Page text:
At moments like these it’s important to remember that we, ordinary citizens, have real power. We need to remind each other of this. When people have access to good clean information, when we share knowledge and spread the word, when we give what we can for the common good, when we get organized, we can do mighty things. I know this because we’ve done it before. The Franklin Blockade. In the old-growth forests of Western Australia. James Price Point. I’ve seen it happen. I’ve been there to see it unfold at Ningaloo and in the marine parks decision of 2012. And in the face of mounting horrors these are the moments I steel myself with.

We are at a moment in history in which we’re fighting for the Great Barrier Reef’s very survival. The reef is now fighting for its life. The world’s largest living structure, the only one you can see from space, it looks so enormous and robust. But it needs help. Right now. Our seas are warming and growing more acidic. And if a living structure as big as this is in trouble, then we’re all in jeopardy.

I realize that for many Australians, especially those in southern cities, any kind of coral reef seems like a distant reality. People will still ask, ‘what’s this got to do with me?’

Well, the answer is pretty straightforward. Our survival as humans depends on the health of the seas. 70 per cent of the earth’s surface is ocean, and when the oceans die life on this planet is no longer viable. Whether we realise it or not, we’re in a relationship here. And for the most part during modernity, it’s been an abusive relationship. Abuse has its roots in a fundamental lack of respect. That’s a vital part of what we’re trying to turn around in our grand, global re-education project, this multigenerational existential re-framing that people unhelpfully call the ‘green movement’, or ‘environmentalism’. It’s been about bringing some respect back to our relationship with nature, the world that makes our life possible. To me that’s just humanism, enlightened self-interest, a change in attitude and stewardship that’s taken hold in my own lifetime and may yet save us from oblivion.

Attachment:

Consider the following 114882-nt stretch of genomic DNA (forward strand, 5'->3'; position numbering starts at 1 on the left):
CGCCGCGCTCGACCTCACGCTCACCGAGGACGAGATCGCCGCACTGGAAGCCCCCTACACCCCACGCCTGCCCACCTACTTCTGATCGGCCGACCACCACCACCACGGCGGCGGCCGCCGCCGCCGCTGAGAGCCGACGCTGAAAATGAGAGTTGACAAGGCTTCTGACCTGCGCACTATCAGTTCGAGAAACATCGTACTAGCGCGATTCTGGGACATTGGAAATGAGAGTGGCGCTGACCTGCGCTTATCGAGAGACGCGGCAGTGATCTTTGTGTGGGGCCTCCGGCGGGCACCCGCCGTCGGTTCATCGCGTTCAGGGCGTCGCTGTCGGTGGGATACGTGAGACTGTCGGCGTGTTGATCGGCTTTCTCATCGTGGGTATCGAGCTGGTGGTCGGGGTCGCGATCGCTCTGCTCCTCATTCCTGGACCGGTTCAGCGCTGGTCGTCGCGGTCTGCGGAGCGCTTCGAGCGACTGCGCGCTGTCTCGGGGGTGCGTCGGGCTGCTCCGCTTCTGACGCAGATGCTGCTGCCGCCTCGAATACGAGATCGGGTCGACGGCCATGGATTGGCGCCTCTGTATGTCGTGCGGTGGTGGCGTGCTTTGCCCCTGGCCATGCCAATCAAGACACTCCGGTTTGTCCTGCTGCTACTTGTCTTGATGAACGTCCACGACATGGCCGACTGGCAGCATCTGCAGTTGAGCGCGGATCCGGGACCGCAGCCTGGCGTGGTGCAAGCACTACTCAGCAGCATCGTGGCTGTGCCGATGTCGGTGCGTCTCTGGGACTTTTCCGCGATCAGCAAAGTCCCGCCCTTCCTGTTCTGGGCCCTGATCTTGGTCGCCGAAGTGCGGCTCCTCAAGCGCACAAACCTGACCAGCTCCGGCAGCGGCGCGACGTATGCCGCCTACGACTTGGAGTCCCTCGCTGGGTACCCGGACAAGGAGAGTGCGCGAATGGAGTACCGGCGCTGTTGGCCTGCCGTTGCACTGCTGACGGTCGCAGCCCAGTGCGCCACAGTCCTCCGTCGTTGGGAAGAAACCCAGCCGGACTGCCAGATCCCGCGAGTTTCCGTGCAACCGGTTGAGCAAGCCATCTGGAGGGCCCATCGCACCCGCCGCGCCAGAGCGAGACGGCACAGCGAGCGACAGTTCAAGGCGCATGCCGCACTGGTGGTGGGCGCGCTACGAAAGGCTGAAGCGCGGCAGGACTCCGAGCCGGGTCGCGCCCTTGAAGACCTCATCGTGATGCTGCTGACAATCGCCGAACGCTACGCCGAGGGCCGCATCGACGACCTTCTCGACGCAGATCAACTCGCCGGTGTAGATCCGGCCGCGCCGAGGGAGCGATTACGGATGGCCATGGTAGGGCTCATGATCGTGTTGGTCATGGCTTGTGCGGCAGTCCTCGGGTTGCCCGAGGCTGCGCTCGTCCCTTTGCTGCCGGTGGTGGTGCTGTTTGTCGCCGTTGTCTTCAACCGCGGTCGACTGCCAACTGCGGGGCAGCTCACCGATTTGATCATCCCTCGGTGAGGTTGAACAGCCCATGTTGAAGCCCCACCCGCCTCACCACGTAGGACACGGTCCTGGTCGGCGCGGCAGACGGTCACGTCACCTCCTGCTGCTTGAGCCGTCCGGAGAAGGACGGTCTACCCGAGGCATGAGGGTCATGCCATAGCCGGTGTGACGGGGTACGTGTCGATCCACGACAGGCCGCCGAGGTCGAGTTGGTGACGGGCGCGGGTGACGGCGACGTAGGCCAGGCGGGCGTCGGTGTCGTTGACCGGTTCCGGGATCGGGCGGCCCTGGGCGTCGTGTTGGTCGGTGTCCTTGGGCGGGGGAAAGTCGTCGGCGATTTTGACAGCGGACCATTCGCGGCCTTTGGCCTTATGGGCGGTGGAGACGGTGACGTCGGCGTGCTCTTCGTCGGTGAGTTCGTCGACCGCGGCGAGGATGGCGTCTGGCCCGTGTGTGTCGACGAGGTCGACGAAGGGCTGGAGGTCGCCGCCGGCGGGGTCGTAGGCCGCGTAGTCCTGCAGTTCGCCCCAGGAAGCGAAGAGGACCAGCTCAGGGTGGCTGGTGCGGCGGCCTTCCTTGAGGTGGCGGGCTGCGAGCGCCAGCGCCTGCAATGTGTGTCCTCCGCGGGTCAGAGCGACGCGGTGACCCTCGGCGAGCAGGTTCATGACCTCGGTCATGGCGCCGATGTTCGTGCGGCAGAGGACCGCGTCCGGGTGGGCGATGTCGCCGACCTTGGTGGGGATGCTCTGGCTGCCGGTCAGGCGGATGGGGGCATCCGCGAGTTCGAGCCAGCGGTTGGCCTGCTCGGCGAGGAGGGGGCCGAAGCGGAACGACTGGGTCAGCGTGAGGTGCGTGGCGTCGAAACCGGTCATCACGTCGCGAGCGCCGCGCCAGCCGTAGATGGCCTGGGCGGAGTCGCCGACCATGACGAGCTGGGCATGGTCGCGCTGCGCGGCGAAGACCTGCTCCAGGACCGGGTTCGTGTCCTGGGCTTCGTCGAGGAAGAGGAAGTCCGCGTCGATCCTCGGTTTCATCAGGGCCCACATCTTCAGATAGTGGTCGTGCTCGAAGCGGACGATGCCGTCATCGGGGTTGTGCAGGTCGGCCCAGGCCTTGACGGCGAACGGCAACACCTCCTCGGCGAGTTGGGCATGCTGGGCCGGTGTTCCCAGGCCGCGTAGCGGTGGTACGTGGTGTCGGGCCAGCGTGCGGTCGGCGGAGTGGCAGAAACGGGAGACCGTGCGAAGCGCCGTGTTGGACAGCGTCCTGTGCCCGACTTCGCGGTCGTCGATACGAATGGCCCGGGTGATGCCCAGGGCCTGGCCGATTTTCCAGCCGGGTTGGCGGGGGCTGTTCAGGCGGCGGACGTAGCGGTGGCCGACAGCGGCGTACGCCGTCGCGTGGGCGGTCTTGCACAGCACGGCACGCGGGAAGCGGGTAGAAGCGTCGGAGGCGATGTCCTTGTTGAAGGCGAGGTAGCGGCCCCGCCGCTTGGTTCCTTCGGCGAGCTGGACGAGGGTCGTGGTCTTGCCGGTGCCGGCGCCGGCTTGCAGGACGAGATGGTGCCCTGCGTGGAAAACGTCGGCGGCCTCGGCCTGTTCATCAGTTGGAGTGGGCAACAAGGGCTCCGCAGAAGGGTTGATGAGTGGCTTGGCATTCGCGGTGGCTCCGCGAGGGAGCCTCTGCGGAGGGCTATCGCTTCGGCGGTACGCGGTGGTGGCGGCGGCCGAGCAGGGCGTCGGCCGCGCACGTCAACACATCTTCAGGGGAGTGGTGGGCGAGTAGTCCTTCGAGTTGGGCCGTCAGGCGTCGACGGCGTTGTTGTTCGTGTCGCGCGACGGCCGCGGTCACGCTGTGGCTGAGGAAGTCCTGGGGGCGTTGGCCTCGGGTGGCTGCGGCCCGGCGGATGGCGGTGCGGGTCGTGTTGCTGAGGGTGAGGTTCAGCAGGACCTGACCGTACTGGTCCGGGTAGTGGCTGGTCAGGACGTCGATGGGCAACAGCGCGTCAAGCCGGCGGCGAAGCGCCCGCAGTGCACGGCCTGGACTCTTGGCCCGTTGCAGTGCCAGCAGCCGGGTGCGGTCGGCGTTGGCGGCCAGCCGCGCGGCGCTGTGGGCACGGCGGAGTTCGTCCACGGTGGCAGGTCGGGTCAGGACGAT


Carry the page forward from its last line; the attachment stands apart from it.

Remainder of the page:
Marine Philanthropy on Sydney Harbour, 2017.

We have come such a long way in our thinking in such a short time. But the natural world is now changing faster than our adaptive response. As citizens, organisations, businesses, governments, we need to think and act faster, more consistently, more concertedly in our mutual long-term interests. Because we’re getting close to the pointy end, here. It’s a rescue mission now. And not just a mission to spare coral. Because if we can’t save the Barrier Reef we’ve sealed our own fate. A planet that can’t sustain it’s greatest coral reef will eventually become a place that can’t support human life. Yes, it’s a rescue mission, alight, but it’s us we’re saving, us and those who come after us.

We’ve been so lucky. We’re unique creatures, sentient beings, with potent choices. And a burning will to live and prosper. A species of genius, with immense capacities and a record of remarkable achievement. But perhaps our greatest gift is our moral sense. We have an underlying belief in the common good. Yes, we know we’re lucky. But we also know that what we do with our good fortune is what defines us. As individuals, families, nations, as a species. When it comes to global viability there are no disinterested bystanders – we all have a dog in this race. Like the abalone, there’s nowhere else for us to go.

We’re at a turning point. The decisions we make about the Carmichael coal mine will have an impact upon the reef, on our global atmosphere, on the state of our oceans. When the histories are written about this era let’s hope to God they record the moments when we got it right. This looks to be one of those moments. None of us can afford to get this wrong. Remember, we are creatures of the blue planet. If we cook ourselves here at home the only other option is a burning beach.